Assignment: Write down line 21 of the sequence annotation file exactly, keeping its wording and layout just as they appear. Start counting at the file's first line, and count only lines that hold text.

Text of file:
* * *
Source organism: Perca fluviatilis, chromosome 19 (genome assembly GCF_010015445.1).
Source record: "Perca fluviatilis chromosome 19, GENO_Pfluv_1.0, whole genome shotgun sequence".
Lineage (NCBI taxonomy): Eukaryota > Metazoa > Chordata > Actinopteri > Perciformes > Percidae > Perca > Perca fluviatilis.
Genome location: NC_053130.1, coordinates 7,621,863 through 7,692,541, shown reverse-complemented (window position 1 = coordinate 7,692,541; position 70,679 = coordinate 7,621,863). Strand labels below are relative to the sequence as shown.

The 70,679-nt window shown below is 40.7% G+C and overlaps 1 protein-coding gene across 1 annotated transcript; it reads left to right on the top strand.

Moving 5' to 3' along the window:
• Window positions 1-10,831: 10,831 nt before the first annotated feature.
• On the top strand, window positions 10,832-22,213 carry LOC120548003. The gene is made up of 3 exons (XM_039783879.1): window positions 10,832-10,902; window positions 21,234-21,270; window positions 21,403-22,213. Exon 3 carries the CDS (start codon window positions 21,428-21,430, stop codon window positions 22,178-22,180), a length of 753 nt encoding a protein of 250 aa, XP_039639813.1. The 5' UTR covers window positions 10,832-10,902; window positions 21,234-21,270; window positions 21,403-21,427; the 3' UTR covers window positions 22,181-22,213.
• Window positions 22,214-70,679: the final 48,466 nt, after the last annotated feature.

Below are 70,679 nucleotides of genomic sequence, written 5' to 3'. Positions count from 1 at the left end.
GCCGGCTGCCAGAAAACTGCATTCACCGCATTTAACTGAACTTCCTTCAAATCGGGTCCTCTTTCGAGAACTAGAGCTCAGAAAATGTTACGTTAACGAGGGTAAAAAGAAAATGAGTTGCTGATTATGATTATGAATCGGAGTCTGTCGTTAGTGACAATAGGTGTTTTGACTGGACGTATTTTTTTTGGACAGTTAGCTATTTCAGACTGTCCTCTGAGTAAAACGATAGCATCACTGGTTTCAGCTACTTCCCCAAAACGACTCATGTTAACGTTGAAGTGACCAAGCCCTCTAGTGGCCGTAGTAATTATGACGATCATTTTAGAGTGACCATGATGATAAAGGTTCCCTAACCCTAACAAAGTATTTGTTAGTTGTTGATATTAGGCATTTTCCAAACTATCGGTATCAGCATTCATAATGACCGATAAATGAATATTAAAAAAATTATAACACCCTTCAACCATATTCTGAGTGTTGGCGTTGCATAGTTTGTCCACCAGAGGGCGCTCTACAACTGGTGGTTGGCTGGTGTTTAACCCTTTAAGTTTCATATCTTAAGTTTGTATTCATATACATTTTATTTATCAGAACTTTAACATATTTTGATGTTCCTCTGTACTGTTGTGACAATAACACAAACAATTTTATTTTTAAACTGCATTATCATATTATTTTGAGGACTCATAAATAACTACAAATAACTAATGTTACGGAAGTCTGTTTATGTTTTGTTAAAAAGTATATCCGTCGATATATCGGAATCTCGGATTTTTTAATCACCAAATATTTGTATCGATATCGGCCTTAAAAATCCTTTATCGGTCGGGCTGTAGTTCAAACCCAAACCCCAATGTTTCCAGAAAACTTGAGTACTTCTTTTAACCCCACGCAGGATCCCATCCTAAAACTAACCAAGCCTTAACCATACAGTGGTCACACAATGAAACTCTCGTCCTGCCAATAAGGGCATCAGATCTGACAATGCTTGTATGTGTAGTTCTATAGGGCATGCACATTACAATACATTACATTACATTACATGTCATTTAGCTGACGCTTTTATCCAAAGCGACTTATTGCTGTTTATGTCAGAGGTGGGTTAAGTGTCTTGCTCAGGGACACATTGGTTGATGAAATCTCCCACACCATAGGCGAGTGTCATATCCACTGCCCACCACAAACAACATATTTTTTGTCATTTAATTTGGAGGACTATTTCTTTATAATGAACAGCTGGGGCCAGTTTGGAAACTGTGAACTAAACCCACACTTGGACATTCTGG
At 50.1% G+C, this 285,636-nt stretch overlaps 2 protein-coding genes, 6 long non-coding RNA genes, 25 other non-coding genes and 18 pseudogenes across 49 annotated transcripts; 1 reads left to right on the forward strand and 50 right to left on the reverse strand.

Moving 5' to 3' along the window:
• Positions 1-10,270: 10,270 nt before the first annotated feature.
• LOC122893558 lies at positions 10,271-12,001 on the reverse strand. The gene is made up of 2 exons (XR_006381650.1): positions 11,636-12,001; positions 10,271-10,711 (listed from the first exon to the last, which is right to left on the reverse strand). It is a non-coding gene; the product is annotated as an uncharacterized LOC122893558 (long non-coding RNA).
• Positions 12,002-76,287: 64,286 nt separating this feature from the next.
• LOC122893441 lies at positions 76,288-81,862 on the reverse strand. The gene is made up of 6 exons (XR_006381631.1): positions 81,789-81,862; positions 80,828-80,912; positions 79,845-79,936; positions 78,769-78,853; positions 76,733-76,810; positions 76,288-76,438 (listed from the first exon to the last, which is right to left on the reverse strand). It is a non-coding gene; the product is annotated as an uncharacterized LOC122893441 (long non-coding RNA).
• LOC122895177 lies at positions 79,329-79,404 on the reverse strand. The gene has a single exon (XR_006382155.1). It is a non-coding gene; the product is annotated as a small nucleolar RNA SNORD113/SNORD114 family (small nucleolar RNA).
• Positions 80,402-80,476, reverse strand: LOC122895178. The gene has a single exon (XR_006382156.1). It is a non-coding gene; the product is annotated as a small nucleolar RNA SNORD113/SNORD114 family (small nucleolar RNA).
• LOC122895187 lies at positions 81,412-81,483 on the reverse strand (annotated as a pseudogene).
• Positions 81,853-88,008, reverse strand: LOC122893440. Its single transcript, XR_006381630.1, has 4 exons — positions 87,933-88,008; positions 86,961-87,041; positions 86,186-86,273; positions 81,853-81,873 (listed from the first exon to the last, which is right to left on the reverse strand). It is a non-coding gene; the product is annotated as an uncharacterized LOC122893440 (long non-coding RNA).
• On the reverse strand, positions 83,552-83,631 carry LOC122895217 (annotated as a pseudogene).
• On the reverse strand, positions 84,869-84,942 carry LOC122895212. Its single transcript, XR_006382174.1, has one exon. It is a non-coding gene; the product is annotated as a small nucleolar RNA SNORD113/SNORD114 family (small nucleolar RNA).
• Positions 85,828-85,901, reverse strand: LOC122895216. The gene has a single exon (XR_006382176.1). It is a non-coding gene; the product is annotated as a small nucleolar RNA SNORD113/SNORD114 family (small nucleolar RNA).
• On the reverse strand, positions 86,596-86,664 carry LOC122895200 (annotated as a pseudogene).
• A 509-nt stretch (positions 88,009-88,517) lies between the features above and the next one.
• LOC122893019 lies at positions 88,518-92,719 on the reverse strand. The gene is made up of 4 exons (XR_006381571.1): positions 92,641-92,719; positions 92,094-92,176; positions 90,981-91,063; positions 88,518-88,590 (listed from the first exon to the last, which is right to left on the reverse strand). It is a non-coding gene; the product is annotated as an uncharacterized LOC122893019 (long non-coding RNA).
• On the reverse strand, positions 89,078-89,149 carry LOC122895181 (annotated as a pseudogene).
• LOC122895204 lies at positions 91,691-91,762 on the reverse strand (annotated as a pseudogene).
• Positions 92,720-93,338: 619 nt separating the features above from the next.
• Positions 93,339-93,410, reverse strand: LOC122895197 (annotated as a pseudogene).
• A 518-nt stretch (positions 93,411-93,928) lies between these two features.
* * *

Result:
• Positions 81,853-88,008, reverse strand: LOC122893440. Its single transcript, XR_006381630.1, has 4 exons — positions 87,933-88,008; positions 86,961-87,041; positions 86,186-86,273; positions 81,853-81,873 (listed from the first exon to the last, which is right to left on the reverse strand). It is a non-coding gene; the product is annotated as an uncharacterized LOC122893440 (long non-coding RNA).